Wikileaks published another batch of classified documents from the CIA Vault 7 leak, it includes details of the Imperial project.
Today another batch of classified documents from the CIA Vault 7 leak was published by Wikileaks. The documents are related to a CIA project codenamed ‘Imperial,’ they include details of three CIA hacking tools and implants that have been designed to compromise computers running Apple Mac OS X and different Linux distributions.
The three hacking tools are:
- Achilles — A tool to trojanize a legitimate OS X disk image (.dmg) installer.
- SeaPea — A Stealthy Rootkit For Mac OS X Systems
- Aeris — An Automated Implant For Linux Systems
Achilles is a hacking tool that allows CIA operators to package malicious codes with a legitimate Mac OS app into a disk image installer (.DMG) file. According to the documents, Achilles v1.0 was developed in 2011, the CIA experts only tested it on Mac OS X 10.6 (Apple Snow Leopard OS launched in 2009).
The tool is a shell script written in Bash that gives the operators “one or more desired operator specified executables” for a one-time execution.
In a classic attack scenario, the target individuals download an infected disk image on their computer, once they will open and install the software, the malware would run in the background.
Once the malware is executed, it will erase any trace of the Achilles from the downloaded application so that the file would “exactly resemble” the original legitimate software. This behavior makes hard the investigation of the malware from security experts and antivirus software.
The SeaPea hacking tool is a Mac OS X Rootkit that gives CIA operators stealth and tool launching capabilities by hiding important files, processes and socket connections from the users.
It was developed in 2011, according to the documents SeaPea works on computers running then-latest Mac OS X 10.6 (Snow Leopard) Operating System (32- or 64-bit Kernel Compatible) and Mac OS X 10.7 (Lion) Operating System.
CIA operators need a root access to infect the target Mac computer, the hacking tools can be removed reformatting the startup disk or upgrading the OS to the next version.
The Aeris hacking tool is an automated implant written in C programming language that could be used to backdoor portable Linux-based Operating Systems, including Debian, CentOS, Red Hat, FreeBSD and Solaris.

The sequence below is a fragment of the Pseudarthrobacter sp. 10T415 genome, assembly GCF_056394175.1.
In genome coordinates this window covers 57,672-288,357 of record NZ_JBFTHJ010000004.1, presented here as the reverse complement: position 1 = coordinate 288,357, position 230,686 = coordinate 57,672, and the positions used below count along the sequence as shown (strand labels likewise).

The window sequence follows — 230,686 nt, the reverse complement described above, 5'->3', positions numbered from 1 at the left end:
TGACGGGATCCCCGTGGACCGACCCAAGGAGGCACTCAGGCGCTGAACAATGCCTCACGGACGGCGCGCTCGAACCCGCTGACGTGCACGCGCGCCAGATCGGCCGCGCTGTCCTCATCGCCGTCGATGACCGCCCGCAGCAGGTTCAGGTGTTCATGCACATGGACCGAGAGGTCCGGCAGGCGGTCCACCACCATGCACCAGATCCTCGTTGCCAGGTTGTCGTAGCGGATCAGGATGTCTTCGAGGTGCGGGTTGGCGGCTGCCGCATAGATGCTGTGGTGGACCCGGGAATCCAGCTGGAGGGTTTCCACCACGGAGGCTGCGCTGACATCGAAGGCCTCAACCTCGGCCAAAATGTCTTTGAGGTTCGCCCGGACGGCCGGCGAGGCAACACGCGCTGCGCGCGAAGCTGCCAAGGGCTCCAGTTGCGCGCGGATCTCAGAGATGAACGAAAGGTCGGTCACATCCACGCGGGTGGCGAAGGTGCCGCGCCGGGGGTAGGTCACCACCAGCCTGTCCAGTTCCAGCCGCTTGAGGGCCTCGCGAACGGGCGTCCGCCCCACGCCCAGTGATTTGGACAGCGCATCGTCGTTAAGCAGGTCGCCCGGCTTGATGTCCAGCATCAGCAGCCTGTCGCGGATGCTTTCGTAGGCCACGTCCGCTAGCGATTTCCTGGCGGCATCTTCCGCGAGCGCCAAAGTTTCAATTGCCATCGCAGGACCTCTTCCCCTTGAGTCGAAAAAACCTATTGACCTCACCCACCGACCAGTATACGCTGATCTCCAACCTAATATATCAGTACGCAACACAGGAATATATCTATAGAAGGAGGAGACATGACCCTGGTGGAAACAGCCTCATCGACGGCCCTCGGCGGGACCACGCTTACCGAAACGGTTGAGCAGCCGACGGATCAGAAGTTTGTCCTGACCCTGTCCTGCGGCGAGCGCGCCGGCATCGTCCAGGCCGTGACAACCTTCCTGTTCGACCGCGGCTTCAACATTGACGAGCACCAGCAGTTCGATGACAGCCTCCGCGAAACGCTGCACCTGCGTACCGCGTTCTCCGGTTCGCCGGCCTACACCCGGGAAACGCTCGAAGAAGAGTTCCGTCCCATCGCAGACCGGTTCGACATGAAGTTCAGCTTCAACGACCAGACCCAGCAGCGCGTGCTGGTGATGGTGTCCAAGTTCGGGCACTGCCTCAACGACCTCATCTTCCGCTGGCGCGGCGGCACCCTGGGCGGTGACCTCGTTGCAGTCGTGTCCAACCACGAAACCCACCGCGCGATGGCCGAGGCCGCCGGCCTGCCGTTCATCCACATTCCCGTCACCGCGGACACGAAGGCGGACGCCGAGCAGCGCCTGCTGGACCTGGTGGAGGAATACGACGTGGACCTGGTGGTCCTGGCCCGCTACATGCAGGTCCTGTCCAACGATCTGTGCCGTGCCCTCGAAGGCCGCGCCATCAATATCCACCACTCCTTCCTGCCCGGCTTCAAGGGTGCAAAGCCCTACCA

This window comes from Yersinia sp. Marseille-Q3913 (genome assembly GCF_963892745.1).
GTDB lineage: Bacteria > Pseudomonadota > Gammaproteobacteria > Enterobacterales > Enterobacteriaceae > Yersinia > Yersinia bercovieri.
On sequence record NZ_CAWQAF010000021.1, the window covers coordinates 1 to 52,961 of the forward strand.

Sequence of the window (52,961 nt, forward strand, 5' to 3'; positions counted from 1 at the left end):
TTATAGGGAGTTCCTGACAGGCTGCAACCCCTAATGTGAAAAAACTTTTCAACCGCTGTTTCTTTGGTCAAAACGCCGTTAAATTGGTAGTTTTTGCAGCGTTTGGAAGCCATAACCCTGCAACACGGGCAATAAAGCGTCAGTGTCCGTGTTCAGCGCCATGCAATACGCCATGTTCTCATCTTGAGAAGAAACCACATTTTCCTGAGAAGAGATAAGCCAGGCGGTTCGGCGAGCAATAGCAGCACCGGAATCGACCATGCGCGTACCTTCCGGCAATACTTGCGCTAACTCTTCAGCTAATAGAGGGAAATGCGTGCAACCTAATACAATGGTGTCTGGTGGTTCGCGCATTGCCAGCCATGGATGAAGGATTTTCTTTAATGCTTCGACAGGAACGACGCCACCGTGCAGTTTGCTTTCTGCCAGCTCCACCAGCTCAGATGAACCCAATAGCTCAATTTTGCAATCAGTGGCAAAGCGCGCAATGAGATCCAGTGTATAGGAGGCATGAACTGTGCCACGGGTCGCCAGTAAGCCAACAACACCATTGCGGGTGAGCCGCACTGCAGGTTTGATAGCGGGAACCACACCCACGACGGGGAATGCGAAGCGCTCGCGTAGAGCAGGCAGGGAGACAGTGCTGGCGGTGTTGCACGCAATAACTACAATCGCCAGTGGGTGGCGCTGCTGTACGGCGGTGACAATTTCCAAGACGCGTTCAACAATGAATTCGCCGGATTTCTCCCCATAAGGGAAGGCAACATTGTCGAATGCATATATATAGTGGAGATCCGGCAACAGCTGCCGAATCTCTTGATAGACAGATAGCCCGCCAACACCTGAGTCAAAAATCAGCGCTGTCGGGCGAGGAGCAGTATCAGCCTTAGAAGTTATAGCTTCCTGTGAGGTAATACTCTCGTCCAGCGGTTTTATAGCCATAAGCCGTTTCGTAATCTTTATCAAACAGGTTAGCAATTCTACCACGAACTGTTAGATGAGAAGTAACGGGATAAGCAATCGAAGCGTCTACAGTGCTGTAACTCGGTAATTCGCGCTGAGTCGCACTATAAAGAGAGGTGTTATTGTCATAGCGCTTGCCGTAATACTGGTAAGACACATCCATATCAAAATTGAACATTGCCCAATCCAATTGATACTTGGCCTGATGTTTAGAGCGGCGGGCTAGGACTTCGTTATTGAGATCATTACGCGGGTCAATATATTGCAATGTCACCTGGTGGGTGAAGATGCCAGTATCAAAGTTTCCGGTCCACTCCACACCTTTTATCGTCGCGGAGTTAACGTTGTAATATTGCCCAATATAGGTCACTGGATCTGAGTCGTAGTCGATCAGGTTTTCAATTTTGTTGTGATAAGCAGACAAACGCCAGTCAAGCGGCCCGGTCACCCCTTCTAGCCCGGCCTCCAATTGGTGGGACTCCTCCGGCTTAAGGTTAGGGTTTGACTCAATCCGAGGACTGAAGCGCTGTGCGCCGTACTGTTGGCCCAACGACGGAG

Below the list of features implemented by Aeris:
- Configurable beacon interval and jitterStandalone and Collide-based HTTPS LP support
- Standalone and Collide-based HTTPS LP supportSMTP protocol support
- SMTP protocol supportTLS Encrypted communications with mutual authentication
- TLS Encrypted communications with mutual authentication
- Compatibility with the NOD Cryptographic Specification
- Structured command and control that is similar to that used by several Windows
- Automated file exfiltration
- Simple and flexible deployment and installation
Aeris is a builder that CIA operators can use to generate custom implants, it does not have a separate installer and in order to be deployed operators just need to place an Aeris binary in the desired directory.
“Aeris does not have a separate installer. To deploy it, simply place an Aeris binary in the desired directory. Rename the binary in any way that you wish. Note that the configuration is patched in at build time; hence, no additional files (beyond possibly those related to persistence — see the next section) are needed.” states the user guide.
Below the list of release published by Wikileaks since March:
- Imperial – 27 July, 2017
- UCL/RAYTHEON – 19 July, 2017
- HighRise – 13 July, 2017
- BothanSpy and Gyrfalcon – 06 July, 2017
- OutlawCountry – 30 June, 2017
- ELSA malware – 28 June, 2017
- Cherry Blossom – 15 June, 2017
- Pandemic – 1 June, 2017
- Athena – 19 May, 2017
- AfterMidnight – 12 May, 2017
- Archimedes – 5 May, 2017
- Scribbles – 28 April, 2017
- Weeping Angel – 21 April, 2017
- Hive – 14 April, 2017
- Grasshopper – 7 April, 2017
- Marble Framework – 31 March, 2017
- Dark Matter – 23 March, 2017
(Security Affairs – Wikileaks, Imperial)